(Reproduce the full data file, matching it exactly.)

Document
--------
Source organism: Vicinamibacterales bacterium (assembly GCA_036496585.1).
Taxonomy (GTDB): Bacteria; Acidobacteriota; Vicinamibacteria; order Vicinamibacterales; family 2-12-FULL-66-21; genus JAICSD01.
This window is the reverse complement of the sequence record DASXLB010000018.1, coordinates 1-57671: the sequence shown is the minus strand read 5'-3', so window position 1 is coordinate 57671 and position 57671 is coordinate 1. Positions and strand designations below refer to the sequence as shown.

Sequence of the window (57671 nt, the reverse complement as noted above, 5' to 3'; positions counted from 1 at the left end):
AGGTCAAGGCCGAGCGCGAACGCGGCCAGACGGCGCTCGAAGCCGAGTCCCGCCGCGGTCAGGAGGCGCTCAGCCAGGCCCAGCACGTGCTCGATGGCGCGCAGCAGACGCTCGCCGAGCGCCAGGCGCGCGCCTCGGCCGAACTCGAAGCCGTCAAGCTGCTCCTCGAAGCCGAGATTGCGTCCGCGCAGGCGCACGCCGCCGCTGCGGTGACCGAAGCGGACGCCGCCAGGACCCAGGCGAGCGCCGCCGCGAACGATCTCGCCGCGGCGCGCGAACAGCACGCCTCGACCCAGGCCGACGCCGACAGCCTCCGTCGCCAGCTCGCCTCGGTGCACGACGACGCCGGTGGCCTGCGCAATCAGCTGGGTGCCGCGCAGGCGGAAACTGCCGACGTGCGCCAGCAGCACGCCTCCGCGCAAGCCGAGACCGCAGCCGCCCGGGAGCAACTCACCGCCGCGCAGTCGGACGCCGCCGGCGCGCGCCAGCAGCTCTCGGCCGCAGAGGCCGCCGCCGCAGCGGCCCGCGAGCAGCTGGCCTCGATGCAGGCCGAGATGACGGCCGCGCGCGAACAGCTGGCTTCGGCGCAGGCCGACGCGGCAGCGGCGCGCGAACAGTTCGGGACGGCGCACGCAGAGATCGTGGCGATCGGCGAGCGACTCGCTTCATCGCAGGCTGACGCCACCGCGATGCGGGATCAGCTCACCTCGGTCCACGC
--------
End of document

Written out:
Source organism: Vicinamibacterales bacterium (assembly GCA_036496585.1).
Taxonomy (GTDB): Bacteria; Acidobacteriota; Vicinamibacteria; order Vicinamibacterales; family 2-12-FULL-66-21; genus JAICSD01.
This window is the reverse complement of the sequence record DASXLB010000018.1, coordinates 1-57671: the sequence shown is the minus strand read 5'-3', so window position 1 is coordinate 57671 and position 57671 is coordinate 1. Positions and strand designations below refer to the sequence as shown.

Sequence of the window (57671 nt, the reverse complement as noted above, 5' to 3'; positions counted from 1 at the left end):
AGGTCAAGGCCGAGCGCGAACGCGGCCAGACGGCGCTCGAAGCCGAGTCCCGCCGCGGTCAGGAGGCGCTCAGCCAGGCCCAGCACGTGCTCGATGGCGCGCAGCAGACGCTCGCCGAGCGCCAGGCGCGCGCCTCGGCCGAACTCGAAGCCGTCAAGCTGCTCCTCGAAGCCGAGATTGCGTCCGCGCAGGCGCACGCCGCCGCTGCGGTGACCGAAGCGGACGCCGCCAGGACCCAGGCGAGCGCCGCCGCGAACGATCTCGCCGCGGCGCGCGAACAGCACGCCTCGACCCAGGCCGACGCCGACAGCCTCCGTCGCCAGCTCGCCTCGGTGCACGACGACGCCGGTGGCCTGCGCAATCAGCTGGGTGCCGCGCAGGCGGAAACTGCCGACGTGCGCCAGCAGCACGCCTCCGCGCAAGCCGAGACCGCAGCCGCCCGGGAGCAACTCACCGCCGCGCAGTCGGACGCCGCCGGCGCGCGCCAGCAGCTCTCGGCCGCAGAGGCCGCCGCCGCAGCGGCCCGCGAGCAGCTGGCCTCGATGCAGGCCGAGATGACGGCCGCGCGCGAACAGCTGGCTTCGGCGCAGGCCGACGCGGCAGCGGCGCGCGAACAGTTCGGGACGGCGCACGCAGAGATCGTGGCGATCGGCGAGCGACTCGCTTCATCGCAGGCTGACGCCACCGCGATGCGGGATCAGCTCACCTCGGTCCACGC